Robyn Davidson was born on a cattle property in Queensland, Australia. She was the youngest daughter of a farmer and his wife, Gwen Harrison.
In 1977, then 27-year-old Davidson set out on a solo camel trek across Australia’s harsh and unforgiving interior. She was accompanied by her dog Diggity and four camels. She travelled 2700km in nine months starting from Alice Springs and heading due west to the Indian Ocean.
Davidson undertook her trek with the financial assistance of National Geographic magazine. Davidson needed the cash to pay for equipment, for herself and her animals.
National Geographic photographer Rick Smolan visited Robyn during her trip to capture images of her travels, documenting a journey that became an inspiration to many.
Tracks, the memoir Davidson wrote two years later retracing her solo journey, became an international bestseller.
Davidson, a Sydney Conservatorium of Music drop-out, stepped off a train in Alice Springs with the dog, $6, a suitcase of inappropriate clothing and the uncomplicated confidence to believe she could train wild camels and traverse the dead heart of Australia.
The question you can’t avoid is “WHY?”
Why would a young, attractive, intelligent woman put her life at risk by embarking on such a perilous journey?
Davidson spent several years in Alice Springs preparing for her adventure. She writes of an experience she had which confirmed the rightness of what she hoped to do.
“There are some moments in life that are like pivots around which your existence turns—small intuitive flashes, when you know you have done something correct for a change, when you think you are on the right track. I watched a pale dawn streak the cliffs with Day-glow and realized this was one of them. It was a moment of pure, uncomplicated confidence—and lasted about ten seconds.”
Davidson denies the trek was motivated by her mother’s suicide which occurred when she was 11 years old. Her mother was 46 when she died. She suffered from bouts of melancholia and didn’t have access to mental health treatments.
Davidson has often reflected on her childhood. She says,
“I am what I am, formed, as we all are, by our early experiences, but you know you can make a hell of a life out of broken childhoods.”
However, people who have lost a parent to suicide often question their identity and feel abandoned.
Author Brenè Brown says,
“Not belonging in our families is still one of the most dangerous hurts. It has the power to break our heart, our spirit, and our sense of self-worth.”
Davidson says she chose to take the trip ‘instinctively’ and only later gave it meaning. She couldn’t avoid the conviction that this was something she must do.
The desert is an unforgiving and dangerous place and one few would enter by choice. It is untamed and unpredictable, barren and breathtakingly beautiful.
The desert doesn’t differentiate. It doesn’t care who you are or what you bring to it.
• The desert is a place without distractions
Davidson had an innate desire for solitude. She wanted to experience the desert alone. She wanted to detach herself from the distractions of life.
• The desert is a laboratory for dealing with the self
Davidson wanted to find herself, to discover what she is made of. It required putting herself to the extreme test. It was more than physical endurance; it was mental and emotional toughness. She was entering a ‘new time, space dimension’ that threatened to overwhelm her. She says,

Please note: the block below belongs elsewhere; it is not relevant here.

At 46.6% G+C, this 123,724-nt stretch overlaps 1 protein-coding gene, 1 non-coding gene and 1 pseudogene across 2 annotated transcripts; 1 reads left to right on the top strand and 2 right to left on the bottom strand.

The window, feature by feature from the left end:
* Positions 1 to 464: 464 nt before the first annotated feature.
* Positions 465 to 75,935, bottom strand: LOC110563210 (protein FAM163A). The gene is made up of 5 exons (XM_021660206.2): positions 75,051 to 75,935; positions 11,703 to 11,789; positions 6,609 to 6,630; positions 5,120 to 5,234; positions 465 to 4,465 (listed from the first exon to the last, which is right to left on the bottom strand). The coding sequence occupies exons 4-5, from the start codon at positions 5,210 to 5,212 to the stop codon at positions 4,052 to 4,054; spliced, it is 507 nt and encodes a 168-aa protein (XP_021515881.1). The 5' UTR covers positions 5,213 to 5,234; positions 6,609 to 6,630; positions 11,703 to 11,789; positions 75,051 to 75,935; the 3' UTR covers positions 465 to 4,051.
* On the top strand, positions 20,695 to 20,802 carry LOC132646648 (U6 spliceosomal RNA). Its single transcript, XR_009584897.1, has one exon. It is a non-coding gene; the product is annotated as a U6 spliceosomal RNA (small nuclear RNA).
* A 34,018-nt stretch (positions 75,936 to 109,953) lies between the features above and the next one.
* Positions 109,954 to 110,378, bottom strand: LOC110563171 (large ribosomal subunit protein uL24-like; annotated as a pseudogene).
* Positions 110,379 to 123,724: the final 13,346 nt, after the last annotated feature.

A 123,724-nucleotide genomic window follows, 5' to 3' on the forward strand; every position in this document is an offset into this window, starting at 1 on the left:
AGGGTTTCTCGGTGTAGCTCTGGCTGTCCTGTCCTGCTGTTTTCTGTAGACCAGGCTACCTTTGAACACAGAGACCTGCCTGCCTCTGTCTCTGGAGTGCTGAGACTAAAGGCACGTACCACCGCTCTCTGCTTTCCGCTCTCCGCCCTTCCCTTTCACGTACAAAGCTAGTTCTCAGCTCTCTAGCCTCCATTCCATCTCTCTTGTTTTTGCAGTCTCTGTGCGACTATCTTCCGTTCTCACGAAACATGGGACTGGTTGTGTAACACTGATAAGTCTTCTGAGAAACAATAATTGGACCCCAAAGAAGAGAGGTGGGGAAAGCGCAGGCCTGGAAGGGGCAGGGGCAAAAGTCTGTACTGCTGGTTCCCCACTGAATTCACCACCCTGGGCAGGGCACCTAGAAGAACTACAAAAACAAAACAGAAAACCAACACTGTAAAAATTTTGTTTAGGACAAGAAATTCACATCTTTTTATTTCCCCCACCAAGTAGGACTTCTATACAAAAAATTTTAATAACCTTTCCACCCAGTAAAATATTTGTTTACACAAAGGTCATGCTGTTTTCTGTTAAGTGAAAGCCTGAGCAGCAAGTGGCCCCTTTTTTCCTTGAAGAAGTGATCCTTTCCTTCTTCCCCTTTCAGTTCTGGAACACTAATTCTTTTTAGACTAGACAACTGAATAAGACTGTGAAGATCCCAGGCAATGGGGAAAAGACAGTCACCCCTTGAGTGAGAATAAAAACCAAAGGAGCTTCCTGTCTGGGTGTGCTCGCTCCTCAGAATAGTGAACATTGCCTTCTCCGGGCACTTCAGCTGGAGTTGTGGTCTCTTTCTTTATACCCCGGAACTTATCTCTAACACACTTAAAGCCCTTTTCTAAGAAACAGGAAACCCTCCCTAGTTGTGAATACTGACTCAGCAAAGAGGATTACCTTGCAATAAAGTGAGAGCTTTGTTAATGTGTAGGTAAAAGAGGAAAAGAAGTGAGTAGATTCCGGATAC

“You can expand the boundaries of your life and do risky things and prove yourself by doing them.”
“You are as powerful and strong as you allow yourself to be.”
• The desert is a place of formation
Davidson wanted to prove to herself she could survive. Her mother succumbed to her inner demons and surrendered her life. Davidson knows how we are often tempted to avoid the things that frighten us. She wanted to conquer her fears and finish what she has set out to do. In doing so she discovered she could use her fears as stepping stones rather than stumbling blocks. Her words are an encouragement to us all.
“Don’t allow your fears to inhibit your life.”
Davidson met an Indigenous elder called Eddie, who walked with her for a month through his Dreaming country of the Jameson Ranges.
Mr Eddie is a quiet man, economical in both movement and speech. It is his way of conserving himself for the necessities required to thrive in his own country.
It is through Eddie that Davidson develops a growing sense of awe at the deep understanding of place possessed by Aboriginal people.
For someone who hated being too connected, this is a different kind of belonging. It is being in the moment. It is engaging with your environment. It is being attentive. It is seeing the beauty and the mystery.
Davidson also experienced low points, moments of personal pain and loss. Her loyal companion, Diggity, took a strychnine bait intended for dingoes. The dog was lying on her side convulsing. Davidson took her rifle and shot her.
People bereaved by suicide experience their own desert. It is a lonely and barren place, a place of sadness and heartache, despair and defeat. It offers little comfort and no place to hide. There is no respite from your thoughts and fears.
But even in the desert, there is hope and transcendence. It is a place of self-discovery, a place where you can find yourself. It is about overcoming your fears and finding the courage to persevere. It is appreciating your fragility and appropriating your strength. It is engaging with your aloneness and being prepared to admit you can’t make it on your own.
The desert is the only pathway to a future grounded in reality and filled with purpose.